While studying the book of Daniel, I was struck by how easily he could have avoided being thrown into the den of lions. Daniel’s jealous rivals in the government of Babylon laid a trap based on his consistent practice of daily prayer to God (Dan. 6:1-9). Daniel was fully aware of their plot and could have decided to pray privately for a month until things settled down. But that was not the kind of person he was.
When our children were small, I often prayed with them after we tucked them into bed. But before I prayed, I sometimes would sit on the edge of the bed and talk with them. I remember telling our daughter Libby, “If I could line up all the 4-year-old girls in the world, I would walk down the line looking for you. After going through the entire line, I would choose you to be my daughter.” That always put a big smile on Libby’s face because she knew she was special.
Can a man be officially alive after being declared legally dead? That question became international news when a man from Ohio showed up in good health after being reported missing more than 25 years earlier. At the time of his disappearance he had been unemployed, addicted, and hopelessly behind in child support payments. So he decided to go into hiding. On his return, however, he discovered how hard it is to come back from the dead. When the man went to court to reverse the ruling that had declared him legally dead, the judge turned down his request, citing a 3-year time limit for changing a death ruling.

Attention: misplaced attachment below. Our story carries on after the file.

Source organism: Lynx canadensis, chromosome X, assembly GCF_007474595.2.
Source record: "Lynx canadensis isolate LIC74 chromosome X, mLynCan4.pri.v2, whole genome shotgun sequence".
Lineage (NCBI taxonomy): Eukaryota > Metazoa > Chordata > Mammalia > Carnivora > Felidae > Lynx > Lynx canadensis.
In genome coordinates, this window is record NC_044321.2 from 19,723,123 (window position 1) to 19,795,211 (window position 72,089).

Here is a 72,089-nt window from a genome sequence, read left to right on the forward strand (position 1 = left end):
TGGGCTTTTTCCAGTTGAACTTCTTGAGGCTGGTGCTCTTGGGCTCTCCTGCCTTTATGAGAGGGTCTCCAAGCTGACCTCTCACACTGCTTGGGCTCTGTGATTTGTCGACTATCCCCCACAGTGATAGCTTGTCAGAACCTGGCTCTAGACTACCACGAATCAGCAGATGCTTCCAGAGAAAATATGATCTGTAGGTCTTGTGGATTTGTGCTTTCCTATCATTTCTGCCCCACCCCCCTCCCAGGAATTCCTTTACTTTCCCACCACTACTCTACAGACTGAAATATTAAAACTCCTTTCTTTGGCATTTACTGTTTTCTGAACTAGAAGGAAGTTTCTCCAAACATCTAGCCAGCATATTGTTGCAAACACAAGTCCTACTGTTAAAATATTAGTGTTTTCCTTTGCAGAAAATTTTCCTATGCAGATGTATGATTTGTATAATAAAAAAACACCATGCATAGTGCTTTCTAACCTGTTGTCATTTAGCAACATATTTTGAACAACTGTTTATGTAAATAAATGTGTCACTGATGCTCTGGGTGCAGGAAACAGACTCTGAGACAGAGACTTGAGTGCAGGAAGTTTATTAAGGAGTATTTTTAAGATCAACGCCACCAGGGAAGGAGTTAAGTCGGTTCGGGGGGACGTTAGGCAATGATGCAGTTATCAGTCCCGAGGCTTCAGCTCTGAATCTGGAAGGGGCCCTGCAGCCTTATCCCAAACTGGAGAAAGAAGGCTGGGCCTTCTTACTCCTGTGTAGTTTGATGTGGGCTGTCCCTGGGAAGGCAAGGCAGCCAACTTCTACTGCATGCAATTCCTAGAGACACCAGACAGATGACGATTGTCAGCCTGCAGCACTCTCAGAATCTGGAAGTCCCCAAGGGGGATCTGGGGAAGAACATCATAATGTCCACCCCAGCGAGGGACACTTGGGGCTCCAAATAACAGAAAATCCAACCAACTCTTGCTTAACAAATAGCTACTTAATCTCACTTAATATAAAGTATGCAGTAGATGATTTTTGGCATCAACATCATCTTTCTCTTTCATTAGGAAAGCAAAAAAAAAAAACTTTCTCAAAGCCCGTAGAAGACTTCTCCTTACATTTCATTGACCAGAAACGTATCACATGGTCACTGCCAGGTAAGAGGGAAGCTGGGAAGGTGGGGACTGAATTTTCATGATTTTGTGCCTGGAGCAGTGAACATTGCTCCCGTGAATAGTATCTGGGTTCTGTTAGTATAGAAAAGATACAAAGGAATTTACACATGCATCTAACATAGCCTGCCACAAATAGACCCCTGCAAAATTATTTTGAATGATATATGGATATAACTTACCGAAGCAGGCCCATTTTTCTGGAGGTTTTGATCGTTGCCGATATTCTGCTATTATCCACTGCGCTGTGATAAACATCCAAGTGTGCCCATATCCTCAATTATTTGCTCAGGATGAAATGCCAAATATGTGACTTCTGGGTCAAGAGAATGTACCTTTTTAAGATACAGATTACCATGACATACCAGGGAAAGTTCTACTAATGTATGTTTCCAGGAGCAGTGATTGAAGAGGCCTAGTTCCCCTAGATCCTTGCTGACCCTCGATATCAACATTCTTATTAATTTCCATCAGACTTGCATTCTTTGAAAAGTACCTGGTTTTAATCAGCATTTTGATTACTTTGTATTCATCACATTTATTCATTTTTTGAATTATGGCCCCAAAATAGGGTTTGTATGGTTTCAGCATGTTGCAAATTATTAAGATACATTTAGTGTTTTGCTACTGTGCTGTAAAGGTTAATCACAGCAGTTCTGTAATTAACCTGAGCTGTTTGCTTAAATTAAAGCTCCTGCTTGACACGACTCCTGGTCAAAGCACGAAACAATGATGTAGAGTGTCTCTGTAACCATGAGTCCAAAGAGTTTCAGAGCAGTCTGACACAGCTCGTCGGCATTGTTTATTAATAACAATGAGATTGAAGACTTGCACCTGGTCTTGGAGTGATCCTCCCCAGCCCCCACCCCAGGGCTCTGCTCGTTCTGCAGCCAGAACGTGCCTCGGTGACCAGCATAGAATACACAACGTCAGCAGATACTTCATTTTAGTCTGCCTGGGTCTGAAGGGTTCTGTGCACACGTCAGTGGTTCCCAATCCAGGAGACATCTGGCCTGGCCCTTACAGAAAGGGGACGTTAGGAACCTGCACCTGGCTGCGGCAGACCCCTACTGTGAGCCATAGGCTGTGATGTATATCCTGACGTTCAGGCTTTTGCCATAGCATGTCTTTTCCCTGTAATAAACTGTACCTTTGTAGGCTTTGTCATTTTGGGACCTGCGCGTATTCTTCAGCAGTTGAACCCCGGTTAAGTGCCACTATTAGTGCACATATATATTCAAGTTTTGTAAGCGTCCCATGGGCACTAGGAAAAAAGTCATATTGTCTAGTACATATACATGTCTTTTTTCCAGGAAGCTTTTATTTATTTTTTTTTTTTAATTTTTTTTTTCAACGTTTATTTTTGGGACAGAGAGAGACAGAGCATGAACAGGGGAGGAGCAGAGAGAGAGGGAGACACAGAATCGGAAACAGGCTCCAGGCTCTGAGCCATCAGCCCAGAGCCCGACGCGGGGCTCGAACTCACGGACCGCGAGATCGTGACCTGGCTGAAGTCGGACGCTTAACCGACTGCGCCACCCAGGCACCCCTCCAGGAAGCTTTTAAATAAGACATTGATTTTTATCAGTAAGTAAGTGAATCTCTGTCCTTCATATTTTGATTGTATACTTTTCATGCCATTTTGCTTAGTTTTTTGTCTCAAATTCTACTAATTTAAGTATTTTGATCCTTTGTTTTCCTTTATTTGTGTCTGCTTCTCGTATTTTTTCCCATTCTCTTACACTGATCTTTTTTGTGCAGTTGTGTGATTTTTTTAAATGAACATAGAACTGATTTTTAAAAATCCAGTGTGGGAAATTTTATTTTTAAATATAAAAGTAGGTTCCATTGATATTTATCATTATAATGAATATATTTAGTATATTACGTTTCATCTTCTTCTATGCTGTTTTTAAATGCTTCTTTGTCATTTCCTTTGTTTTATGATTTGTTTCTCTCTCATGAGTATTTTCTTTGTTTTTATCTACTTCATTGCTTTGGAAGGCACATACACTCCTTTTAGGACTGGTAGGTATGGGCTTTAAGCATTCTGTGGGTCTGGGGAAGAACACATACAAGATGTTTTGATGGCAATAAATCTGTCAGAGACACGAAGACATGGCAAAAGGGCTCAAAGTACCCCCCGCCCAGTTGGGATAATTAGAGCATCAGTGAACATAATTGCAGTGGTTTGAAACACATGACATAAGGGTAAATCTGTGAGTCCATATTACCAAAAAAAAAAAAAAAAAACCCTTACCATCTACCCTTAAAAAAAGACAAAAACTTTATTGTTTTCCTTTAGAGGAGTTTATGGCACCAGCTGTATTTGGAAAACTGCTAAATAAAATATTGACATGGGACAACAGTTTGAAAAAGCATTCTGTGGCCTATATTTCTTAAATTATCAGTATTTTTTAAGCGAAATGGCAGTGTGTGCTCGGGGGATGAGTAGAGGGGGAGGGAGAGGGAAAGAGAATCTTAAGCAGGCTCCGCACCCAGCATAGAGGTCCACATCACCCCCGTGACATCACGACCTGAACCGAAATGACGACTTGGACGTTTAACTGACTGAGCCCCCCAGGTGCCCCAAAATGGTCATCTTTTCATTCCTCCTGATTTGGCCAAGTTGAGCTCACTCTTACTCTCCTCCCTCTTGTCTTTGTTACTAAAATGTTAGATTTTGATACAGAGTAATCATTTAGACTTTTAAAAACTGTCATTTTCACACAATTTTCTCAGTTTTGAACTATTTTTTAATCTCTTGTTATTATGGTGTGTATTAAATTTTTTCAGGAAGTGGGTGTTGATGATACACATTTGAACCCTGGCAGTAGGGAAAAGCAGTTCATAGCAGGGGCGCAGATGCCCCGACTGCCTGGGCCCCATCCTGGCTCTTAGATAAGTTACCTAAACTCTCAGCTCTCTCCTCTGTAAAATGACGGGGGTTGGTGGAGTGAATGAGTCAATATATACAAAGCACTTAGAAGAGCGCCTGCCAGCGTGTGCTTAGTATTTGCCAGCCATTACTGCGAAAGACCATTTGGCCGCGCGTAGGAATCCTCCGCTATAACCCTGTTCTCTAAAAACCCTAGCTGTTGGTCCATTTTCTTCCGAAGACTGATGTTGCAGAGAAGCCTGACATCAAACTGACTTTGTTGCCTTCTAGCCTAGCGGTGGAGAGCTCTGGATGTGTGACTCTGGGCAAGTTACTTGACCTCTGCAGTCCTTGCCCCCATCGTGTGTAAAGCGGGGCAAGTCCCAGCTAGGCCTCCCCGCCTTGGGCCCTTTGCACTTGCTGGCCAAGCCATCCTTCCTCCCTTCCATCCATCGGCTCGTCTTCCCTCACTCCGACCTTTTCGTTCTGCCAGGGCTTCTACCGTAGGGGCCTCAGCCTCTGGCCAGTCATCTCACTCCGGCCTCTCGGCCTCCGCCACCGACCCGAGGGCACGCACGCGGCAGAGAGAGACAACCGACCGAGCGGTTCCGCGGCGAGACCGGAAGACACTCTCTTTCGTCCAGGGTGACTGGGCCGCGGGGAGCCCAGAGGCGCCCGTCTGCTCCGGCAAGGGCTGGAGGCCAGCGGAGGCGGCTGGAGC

According to a prominent Duke University Medical Center researcher, “If thankfulness were a drug, it would be the world’s best-selling product with [health benefits] for every major organ system.”
When the snow flies in Michigan, I like to get my grandkids, grab our plastic sleds, and go slipping and sliding down our backyard. We zoom down the hill for about 10 seconds, and then climb back up for more.
Traffic was bad and everyone was cranky on that hot afternoon. I noticed a car with two young men waiting to enter traffic from a fast-food restaurant driveway. I thought it was nice when the driver ahead of me let them in.
Sometimes when we face times of trouble, we may get spiritual amnesia and forget the grace of God. But a good way of reestablishing a thankful heart is to set aside undistracted time and deliberately remember God’s past provisions for us and give thanks.
By one estimate, more than 14 trillion frequent-flyer miles have been accumulated by people worldwide. It all started in the early 1980s, when airlines began the first frequent-flyer programs to encourage repeat business by rewarding customers for their loyalty. Accumulated miles could be redeemed for free travel, goods, and services, so it wasn’t long before people began planning their travel based as much on personal reward as on price or schedule.
At a communion service my wife and I attended, the congregation was invited to come forward to receive the bread and cup from one of the pastors or elders. They told each one personally of Jesus’ sacrifice for him or her. It was an especially moving experience during what can often become just routine. After we returned to our seats, I watched as others slowly and quietly filed past. It was striking to see how many had tears in their eyes. For me, and for others I talked with later, they were tears of gratitude.